UK – UK employers are not planning on changing their investment strategy and are confident that they will ride out current pensions difficulties, according to research by Aon Consulting.

In a new survey of FTSE350 companies by Aon Consulting, there is evidence of faith among employers in their ability to manage their way through the pensions challenge, says Aon.

Eighty per cent of those surveyed said they do not plan to change their current approach to pension provision over the next 12 months. Fifty one per cent considered the pensions challenge to be severe but manageable, and 43% said the issue is now of a moderate or less sever impact to their business.

With regards to investment strategy, reductions in holdings of equities were minimal further supporting the theory that UK employers are not as phased by the equity downturn as previously thought. Thirty one per cent say the downturn had made no impact on their investment strategy, 20% said they had made “small reductions” to their equity holdings, and 32% said they had made “modest increases” to their bond holdings.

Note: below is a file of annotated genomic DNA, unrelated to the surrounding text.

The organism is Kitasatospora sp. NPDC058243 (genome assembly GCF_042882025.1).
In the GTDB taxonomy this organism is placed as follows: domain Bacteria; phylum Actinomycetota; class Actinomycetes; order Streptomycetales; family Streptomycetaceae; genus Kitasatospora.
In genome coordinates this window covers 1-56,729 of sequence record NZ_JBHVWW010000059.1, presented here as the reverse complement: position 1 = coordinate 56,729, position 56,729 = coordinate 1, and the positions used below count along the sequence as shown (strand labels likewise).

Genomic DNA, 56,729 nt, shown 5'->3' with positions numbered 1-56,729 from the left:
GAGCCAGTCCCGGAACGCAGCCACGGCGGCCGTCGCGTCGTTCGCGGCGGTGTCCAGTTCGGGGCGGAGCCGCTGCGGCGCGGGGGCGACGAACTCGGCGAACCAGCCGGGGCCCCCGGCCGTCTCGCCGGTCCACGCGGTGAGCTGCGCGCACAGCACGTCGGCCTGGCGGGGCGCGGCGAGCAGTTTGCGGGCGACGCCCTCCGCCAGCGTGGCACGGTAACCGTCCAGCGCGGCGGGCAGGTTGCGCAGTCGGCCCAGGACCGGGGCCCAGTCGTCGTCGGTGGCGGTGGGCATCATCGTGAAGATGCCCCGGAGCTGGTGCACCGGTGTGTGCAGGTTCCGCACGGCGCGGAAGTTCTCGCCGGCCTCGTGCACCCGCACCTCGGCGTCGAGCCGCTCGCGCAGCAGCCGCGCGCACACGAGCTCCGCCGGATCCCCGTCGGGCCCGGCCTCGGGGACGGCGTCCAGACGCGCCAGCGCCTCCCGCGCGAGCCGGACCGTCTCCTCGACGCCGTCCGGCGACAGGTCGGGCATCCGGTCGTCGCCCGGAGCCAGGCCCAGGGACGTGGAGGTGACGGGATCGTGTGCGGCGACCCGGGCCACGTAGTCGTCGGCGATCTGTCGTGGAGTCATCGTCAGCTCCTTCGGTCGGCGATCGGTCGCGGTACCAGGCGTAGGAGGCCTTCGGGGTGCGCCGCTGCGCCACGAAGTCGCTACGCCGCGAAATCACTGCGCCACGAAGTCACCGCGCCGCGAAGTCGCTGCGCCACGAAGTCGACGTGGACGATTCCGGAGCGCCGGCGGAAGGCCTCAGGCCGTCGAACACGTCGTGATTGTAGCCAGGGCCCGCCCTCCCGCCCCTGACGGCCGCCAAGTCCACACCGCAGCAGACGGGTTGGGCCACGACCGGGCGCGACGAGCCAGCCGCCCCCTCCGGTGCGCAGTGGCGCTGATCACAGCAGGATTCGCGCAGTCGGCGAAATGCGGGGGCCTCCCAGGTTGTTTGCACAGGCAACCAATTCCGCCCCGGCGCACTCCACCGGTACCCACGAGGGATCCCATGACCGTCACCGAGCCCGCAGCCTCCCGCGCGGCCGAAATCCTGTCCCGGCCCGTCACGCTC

Many of those surveyed, however, indicated that government proposals were causing concern. Two thirds of employers see the current proposals for government legislation as the most significant threat to the health of their pension funds.

Almost 70% of employers disagreed with the Pensions Protection Fund requirement that will make employers pay a premium to insure defined benefit schemes. More than half of those surveyed felt that, as a result of proposed legislation, costs and complexity would be increased for both the employer and employee.

Says Simon Martin, head of research at Aon Consulting: “Employers play a vital role in the provision of private pension schemes. To date, most employers feel that they have managed to put appropriate investment strategies in place to protect their company’s pension investments. However, as the government proposes more confusing legislation, employers and employees alike are being both hampered and discouraged from preparing for retirement.”

Senior executives from 35 of the FTSE 350 companies were surveyed.